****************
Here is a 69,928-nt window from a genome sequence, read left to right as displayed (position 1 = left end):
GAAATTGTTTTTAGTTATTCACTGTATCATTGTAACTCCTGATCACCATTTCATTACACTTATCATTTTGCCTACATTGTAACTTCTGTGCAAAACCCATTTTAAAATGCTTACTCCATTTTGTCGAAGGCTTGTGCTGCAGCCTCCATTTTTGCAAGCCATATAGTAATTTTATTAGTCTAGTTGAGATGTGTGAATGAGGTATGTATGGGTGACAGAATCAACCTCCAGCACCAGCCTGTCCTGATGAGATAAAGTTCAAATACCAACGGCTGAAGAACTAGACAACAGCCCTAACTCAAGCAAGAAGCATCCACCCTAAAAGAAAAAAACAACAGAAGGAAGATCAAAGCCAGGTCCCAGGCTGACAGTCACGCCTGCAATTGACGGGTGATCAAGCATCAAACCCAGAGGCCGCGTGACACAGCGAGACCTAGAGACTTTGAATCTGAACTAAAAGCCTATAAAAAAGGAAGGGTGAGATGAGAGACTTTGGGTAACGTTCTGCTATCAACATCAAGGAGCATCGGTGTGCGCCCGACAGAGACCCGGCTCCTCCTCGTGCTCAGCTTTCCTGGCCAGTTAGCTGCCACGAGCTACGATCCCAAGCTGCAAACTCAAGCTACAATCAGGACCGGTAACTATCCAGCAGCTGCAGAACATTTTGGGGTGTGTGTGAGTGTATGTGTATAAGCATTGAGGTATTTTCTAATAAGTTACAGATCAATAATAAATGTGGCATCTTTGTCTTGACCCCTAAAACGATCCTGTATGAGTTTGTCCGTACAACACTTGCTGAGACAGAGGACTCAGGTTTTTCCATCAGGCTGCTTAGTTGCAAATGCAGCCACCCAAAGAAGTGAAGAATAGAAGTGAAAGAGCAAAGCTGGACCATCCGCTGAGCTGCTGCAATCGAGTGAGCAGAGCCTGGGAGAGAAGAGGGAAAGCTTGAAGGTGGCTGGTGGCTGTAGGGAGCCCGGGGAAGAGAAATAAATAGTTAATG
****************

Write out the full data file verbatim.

Here is a 69,928-nt window from a genome sequence, read left to right as displayed (position 1 = left end):
GAAATTGTTTTTAGTTATTCACTGTATCATTGTAACTCCTGATCACCATTTCATTACACTTATCATTTTGCCTACATTGTAACTTCTGTGCAAAACCCATTTTAAAATGCTTACTCCATTTTGTCGAAGGCTTGTGCTGCAGCCTCCATTTTTGCAAGCCATATAGTAATTTTATTAGTCTAGTTGAGATGTGTGAATGAGGTATGTATGGGTGACAGAATCAACCTCCAGCACCAGCCTGTCCTGATGAGATAAAGTTCAAATACCAACGGCTGAAGAACTAGACAACAGCCCTAACTCAAGCAAGAAGCATCCACCCTAAAAGAAAAAAACAACAGAAGGAAGATCAAAGCCAGGTCCCAGGCTGACAGTCACGCCTGCAATTGACGGGTGATCAAGCATCAAACCCAGAGGCCGCGTGACACAGCGAGACCTAGAGACTTTGAATCTGAACTAAAAGCCTATAAAAAAGGAAGGGTGAGATGAGAGACTTTGGGTAACGTTCTGCTATCAACATCAAGGAGCATCGGTGTGCGCCCGACAGAGACCCGGCTCCTCCTCGTGCTCAGCTTTCCTGGCCAGTTAGCTGCCACGAGCTACGATCCCAAGCTGCAAACTCAAGCTACAATCAGGACCGGTAACTATCCAGCAGCTGCAGAACATTTTGGGGTGTGTGTGAGTGTATGTGTATAAGCATTGAGGTATTTTCTAATAAGTTACAGATCAATAATAAATGTGGCATCTTTGTCTTGACCCCTAAAACGATCCTGTATGAGTTTGTCCGTACAACACTTGCTGAGACAGAGGACTCAGGTTTTTCCATCAGGCTGCTTAGTTGCAAATGCAGCCACCCAAAGAAGTGAAGAATAGAAGTGAAAGAGCAAAGCTGGACCATCCGCTGAGCTGCTGCAATCGAGTGAGCAGAGCCTGGGAGAGAAGAGGGAAAGCTTGAAGGTGGCTGGTGGCTGTAGGGAGCCCGGGGAAGAGAAATAAATAGTTAATG